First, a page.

Know Your Voice
The Voice is our first instrument. A good singing teacher or voice coach will help you to appreciate and understand how ‘your’ voice works. No two vocalists are the same. Our physiology and temperament play a huge part in how we use and express ourselves when we sing. Singing, I believe, is the most personal instrument to master as we are expressing sounds so uniquely individual. For this reason, as teachers and students we must be even more respectful when approaching how and what we do in the learning process.
Once you have found the teacher that is the right fit for you, the next steps to take are:
- 1. Being Open – because everyone is different we need to be able to step outside ourselves a little to get the most from singing classes. It can be intimidating getting to know a new teacher so allow yourself time and try to be open to a new way of seeing and hearing yourself as a singer.
- 2. Let Go of the ‘Self Critic’ – I cannot tell you how many times vocalists have come to me for lessons believing they are just ‘no good’ at singing – your voice is ‘yours’ – so be thankful if it sounds different to anyone else. The differences in tone an expression that you have mean you have greater cut through as an artist.
- 3. Setting your own goals – know what you want before you begin and allow your teacher to understand what that means for you so they can help you get there. If you tell your teacher you just want to ‘sing in the shower’ but secretly want to be the next big thing online then don’t be surprised if all you do is sing in your bedroom and not grow as an artist.
- 4. Record yourself often – listen to yourself. To begin with this is probably one of the most daunting things for a vocalist. We all hate the sound of our voice when we hear it recorded, so allow yourself to be ‘de-sensitized’ so you can really hear the tools you are using as you sing and can then choose how you use them.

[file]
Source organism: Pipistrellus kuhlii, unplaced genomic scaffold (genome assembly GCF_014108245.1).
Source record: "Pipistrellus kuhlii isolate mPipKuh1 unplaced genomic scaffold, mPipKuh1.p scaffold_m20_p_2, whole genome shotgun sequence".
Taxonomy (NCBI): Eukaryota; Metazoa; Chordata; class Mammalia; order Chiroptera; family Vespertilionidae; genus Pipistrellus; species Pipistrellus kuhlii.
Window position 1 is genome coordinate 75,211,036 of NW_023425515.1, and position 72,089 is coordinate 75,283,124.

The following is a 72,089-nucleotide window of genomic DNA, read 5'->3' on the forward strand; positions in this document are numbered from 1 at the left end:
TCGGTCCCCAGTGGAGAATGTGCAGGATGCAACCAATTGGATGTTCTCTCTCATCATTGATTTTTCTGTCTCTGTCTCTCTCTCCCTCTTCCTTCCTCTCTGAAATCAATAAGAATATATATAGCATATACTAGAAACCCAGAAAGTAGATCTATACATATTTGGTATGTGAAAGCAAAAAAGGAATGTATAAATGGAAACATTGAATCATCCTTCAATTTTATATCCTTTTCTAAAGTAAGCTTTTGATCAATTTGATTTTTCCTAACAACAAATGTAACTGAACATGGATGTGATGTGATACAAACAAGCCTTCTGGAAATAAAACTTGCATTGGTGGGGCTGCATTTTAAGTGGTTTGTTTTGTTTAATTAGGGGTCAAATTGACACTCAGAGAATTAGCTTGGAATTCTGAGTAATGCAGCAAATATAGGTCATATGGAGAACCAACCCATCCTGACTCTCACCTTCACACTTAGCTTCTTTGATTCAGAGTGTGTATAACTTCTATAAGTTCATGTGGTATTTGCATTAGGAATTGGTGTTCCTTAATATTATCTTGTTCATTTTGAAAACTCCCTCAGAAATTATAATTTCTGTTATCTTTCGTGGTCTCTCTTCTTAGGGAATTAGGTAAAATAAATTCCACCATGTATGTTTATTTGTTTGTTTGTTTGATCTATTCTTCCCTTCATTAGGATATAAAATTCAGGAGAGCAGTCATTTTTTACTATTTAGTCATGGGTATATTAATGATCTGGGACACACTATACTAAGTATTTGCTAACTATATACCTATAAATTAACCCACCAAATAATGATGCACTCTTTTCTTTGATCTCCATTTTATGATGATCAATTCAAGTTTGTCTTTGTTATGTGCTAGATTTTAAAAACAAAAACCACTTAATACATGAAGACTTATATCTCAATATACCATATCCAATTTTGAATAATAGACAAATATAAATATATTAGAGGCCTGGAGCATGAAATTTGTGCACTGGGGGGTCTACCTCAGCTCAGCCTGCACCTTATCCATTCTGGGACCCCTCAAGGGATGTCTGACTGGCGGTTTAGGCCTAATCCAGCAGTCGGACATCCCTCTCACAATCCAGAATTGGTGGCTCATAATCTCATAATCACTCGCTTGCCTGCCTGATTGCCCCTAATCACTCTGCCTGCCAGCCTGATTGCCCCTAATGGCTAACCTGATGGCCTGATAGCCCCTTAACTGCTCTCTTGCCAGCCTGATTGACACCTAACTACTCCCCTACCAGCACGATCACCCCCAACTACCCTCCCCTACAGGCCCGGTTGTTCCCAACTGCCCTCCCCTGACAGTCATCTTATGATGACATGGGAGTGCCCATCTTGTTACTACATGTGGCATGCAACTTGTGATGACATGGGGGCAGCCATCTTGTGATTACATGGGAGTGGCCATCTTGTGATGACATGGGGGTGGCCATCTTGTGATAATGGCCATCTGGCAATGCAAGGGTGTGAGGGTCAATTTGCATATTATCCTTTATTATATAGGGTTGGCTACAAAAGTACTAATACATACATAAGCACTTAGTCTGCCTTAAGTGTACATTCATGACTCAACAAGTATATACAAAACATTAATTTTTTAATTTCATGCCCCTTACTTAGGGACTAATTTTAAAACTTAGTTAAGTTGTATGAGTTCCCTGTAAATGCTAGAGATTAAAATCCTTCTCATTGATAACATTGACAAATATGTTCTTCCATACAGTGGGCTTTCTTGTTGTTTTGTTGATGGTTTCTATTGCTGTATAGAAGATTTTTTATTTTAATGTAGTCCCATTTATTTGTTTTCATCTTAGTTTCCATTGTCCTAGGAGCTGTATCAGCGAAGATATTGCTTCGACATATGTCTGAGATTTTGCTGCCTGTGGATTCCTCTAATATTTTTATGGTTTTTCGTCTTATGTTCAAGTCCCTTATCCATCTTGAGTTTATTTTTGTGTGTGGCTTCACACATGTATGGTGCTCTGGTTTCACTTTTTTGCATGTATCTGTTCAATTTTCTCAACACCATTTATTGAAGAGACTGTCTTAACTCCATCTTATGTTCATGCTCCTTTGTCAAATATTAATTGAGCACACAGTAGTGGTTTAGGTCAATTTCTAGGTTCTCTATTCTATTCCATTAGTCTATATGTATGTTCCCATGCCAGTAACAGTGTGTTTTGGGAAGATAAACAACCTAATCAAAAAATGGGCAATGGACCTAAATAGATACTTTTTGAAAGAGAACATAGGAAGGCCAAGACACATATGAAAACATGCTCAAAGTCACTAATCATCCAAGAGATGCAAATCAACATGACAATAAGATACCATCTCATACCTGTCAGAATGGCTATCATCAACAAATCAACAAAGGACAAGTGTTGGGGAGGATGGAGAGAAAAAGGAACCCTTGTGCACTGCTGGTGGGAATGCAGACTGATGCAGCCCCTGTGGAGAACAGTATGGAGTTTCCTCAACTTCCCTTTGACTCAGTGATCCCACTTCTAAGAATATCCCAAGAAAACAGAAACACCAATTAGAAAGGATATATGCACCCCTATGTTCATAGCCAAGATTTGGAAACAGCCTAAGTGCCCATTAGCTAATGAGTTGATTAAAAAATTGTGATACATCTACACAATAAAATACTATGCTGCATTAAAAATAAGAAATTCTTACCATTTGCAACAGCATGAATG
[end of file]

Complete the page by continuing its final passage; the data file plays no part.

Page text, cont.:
- 5. Practice Often – This sounds obvious, but so many of my students regularly tell me they sing ‘all the time’ but only practice once or twice a week. If your progress is slow then take some time to understand what ‘practicing’ as opposed to singing really means.
- 6. Remember to breathe – Yeah you’re probably thinking this sounds mad, but since breathing is essential in singing a greater amount of attention needs to be given to it. Breathing helps us to relax into using our voice. Relaxing into using our voice can be one of the hardest things to master so give it time to develop. Practice your breathing so it becomes a habit.
- 7. Do your vowel shaping exercises – A good amount of my time is spent helping students to have clarity and great pitch, without efficient vowel mastery this can be difficult, so practice your me, ma, meh, mo, moos … and enjoy the art of silly sounds.
- 8. Hum often & Practice Your scales.
- 9. Always warm up – find what suits you, Singing and voice coaches offer many ways to warm to get you going, you may not enjoy the formality of that – so if that feels ‘clunky’ choose a favourite song or songs to get you going. No more than 2 or 3 short songs or you may get lost in the singing and not actually practice.
- 10. Be gentle on yourself – turn off the self-critic – Singing takes courage, so be brave and let yourself be you as you sing.
- 11. Create a private space where you feel comfortable and go with the process.
- 12. Set aside time each day to something with your voice – sing in the shower but try to do more than that, maybe while you are driving listen back to a copy of your lesson on Mp3 and practice your scales.
- 13. Listen to as many different singers from different genres – especially ones outside your personal taste: Adele,Louis Armstrong, Etta James, Ed Sheeran, Amy Winehouse, Shawn Mendes Gabrielle Aplin, Regina Spektor, John Frusciante, Lorde, Johnny Cash, Bette Midler, Sam Smith, Karen Carpenter, Freddy Mercury, Florence & the Machine, John Legend, Shania Twain, George Ezra, Vince Gill, Joni Mitchell to name a few if you are stuck for ideas…